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Help!!! Not enough breastmilk for baby???

  1. #1
    cyberyoda is offline Registered User
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    Help!!! Not enough breastmilk for baby???

    It has been a week after I delivered my baby boy and I am worry that he does not get enough milk as his weight drops by 4.9% until yesterday. He has enough wet diaper and pop pop only when I supplement him with formula by CUP FEED. I am wondering if I am not that successful in the first week, will my milk continue to drop?? Is that true that if breast feed not that successful in teh first week will likely leads to failure in breatfeeding soon??

    I delivered by C-section and stayed in the hospital for 3 nights. Except the first day I cannot get out of bed and they dont allow me to room-in baby, I have been trying very best to breast feed. The days in teh hospital I dont not much choice as they put baby in a 4 hour feeding schedule. I can only go in the baby room to breast feed based on the hospital schedule. The rest of the time, the nurse CUP FEED my baby. In fact, I dont have much milk on the first 3 days.

    Starting 4th days, I went back home. I was breasfeeding him 8-10 times every day. A lot of time up to 25-30 mins for each breast. But my baby is extremenly sleepy and fall asleep very quick when feeding starts so probably he only get breast feed for 15-10 mins each breast. As he continue to cry after each feed and open his mouth like he wants more milk, I am afraid I dont have enough milk (I pumped 2-3times in teh morning for 10 mins each breast on separate days but can only get 0.5oz in total. I use Medela single pump), so I supplement baby with formula by CUP FEED. I pumped several times in teh past week but not in a regular schedule. Every time, no matter I pump right after feedor before feed, I only get 0.5oz in total after pumping for 10 mins each breast.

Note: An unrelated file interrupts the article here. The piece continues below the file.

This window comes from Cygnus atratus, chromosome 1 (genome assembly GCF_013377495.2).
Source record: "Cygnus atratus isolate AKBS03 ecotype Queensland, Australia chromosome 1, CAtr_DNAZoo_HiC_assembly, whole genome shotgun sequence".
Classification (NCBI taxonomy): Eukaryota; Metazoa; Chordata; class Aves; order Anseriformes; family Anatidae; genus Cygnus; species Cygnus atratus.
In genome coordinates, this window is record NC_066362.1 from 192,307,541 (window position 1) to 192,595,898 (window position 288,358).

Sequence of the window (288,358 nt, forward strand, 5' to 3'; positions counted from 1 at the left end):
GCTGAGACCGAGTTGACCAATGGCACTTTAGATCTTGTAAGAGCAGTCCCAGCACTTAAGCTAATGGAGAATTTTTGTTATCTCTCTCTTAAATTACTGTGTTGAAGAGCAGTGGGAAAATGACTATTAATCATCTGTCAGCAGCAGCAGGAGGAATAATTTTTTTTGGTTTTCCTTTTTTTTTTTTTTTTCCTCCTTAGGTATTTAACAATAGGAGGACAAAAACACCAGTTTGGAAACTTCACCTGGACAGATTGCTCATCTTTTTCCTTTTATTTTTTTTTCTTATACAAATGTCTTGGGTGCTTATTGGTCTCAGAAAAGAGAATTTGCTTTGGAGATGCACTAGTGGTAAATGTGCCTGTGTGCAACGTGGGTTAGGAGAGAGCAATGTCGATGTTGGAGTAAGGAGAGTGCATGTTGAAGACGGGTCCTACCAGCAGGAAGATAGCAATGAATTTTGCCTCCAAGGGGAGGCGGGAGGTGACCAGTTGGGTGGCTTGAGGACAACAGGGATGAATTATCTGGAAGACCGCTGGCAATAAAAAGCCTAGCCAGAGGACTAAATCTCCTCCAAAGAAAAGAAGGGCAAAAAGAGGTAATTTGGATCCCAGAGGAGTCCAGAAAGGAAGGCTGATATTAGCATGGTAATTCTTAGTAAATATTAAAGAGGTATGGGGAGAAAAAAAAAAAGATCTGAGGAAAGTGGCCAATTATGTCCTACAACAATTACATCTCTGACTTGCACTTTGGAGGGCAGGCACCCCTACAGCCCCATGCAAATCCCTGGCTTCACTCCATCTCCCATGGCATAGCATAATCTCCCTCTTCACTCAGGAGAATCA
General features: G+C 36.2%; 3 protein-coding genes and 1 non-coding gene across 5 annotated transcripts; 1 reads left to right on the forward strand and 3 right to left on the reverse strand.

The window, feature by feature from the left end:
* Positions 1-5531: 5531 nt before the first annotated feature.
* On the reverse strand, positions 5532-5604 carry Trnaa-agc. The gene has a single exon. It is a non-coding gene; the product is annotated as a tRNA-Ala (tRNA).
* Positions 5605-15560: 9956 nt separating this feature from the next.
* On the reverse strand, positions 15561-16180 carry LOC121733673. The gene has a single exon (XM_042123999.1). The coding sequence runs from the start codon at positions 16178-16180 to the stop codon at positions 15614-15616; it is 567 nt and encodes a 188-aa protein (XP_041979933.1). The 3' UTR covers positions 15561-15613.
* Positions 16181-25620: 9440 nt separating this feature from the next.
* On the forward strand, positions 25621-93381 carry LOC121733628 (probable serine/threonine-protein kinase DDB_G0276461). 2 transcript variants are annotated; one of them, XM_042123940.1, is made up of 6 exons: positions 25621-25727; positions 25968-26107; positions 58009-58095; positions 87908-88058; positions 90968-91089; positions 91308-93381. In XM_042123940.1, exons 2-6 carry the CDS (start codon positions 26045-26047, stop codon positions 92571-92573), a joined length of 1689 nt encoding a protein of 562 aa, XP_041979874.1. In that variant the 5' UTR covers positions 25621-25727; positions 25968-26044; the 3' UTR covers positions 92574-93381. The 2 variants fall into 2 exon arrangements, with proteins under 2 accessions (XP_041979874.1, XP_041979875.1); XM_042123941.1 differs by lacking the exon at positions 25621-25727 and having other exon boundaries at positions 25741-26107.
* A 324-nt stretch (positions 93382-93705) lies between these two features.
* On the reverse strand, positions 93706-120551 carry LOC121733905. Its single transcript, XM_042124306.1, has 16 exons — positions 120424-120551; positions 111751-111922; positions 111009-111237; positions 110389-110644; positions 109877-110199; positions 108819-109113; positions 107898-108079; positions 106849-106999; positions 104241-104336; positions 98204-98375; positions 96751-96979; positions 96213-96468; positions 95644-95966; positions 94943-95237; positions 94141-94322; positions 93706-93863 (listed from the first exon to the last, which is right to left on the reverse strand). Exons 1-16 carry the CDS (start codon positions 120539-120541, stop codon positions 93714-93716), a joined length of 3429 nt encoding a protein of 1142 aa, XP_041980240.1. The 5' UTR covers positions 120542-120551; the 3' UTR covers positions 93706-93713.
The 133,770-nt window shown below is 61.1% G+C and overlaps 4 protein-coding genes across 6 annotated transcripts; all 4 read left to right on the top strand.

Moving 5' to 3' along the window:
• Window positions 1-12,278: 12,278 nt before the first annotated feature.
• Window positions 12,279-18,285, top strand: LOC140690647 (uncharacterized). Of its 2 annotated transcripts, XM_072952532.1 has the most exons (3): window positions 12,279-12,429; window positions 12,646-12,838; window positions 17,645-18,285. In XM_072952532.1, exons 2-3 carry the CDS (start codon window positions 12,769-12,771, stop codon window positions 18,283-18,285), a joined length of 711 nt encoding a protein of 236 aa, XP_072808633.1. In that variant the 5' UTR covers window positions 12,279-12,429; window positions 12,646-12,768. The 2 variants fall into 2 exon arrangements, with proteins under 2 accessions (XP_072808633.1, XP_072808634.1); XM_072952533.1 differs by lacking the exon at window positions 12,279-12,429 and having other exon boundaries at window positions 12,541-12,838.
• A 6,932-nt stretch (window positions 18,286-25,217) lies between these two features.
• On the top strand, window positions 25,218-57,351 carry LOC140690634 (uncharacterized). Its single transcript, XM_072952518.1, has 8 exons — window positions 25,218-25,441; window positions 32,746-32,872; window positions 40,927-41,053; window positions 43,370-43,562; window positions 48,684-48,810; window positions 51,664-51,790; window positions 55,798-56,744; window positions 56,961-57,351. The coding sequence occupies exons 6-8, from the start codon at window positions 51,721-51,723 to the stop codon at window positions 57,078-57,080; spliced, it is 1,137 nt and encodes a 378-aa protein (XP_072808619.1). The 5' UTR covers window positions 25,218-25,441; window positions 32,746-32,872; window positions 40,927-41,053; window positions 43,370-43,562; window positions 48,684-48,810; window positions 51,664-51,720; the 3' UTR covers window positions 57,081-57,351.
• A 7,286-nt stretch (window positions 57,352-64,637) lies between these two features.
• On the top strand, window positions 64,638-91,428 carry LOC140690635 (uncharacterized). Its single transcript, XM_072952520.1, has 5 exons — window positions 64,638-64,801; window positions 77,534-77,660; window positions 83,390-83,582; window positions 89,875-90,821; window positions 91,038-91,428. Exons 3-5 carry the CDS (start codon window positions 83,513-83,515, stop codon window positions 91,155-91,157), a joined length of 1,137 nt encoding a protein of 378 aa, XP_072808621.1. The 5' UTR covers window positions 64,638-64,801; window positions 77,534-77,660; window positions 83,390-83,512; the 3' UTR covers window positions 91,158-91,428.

Now that I want to try pumping after EVERY FEED for 25 mins every breast, will that help my milk supply even it is already over one week?? Some people say the 1st week is the most important but I am not that successful yet, will I be successful if I continue to try??

    Should I continue to supplement formula by CUP FEED?? A lot of time if I dont do so, baby keep crying even after breast feeding for over an hour. Also, there is not enough urine and pop pop. Doctor also concerned that baby weight is not enough. He was born at 36 weeks 6 days and was weighted 6 lbs 11oz. Now he already drops 4.9% and have not regain any weight yet. Doctor asked me to go back to check his weight on his 10th day birth. I would like to measure his weight every day on my own but I dont have any necessary instructment at home. Anybody has any idea how we can measure baby weight by ourselves before going back to the doctor??

  2. #2
    cyberyoda is offline Registered User
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    Also, when I supplement formula, every time, baby takes 1oz - 1.5 oz. How many oz of milk in total should a 7 day baby take each time??

    Sometimes when he eat enough, he sleep 3-4 hours without waking up. Should I wake him up every 2 hours for feeding no matter what??

    Thanks for any advice in advance.

  3. #3
    LLL_Sarah is offline Registered User
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    This issue is really too complicated to solve on a forum like this. It would really help for you to have a professional lactation consultant or La Leche League Leader observe you while you are breastfeeding. They will be able to see if your baby is feeding efficiently or not.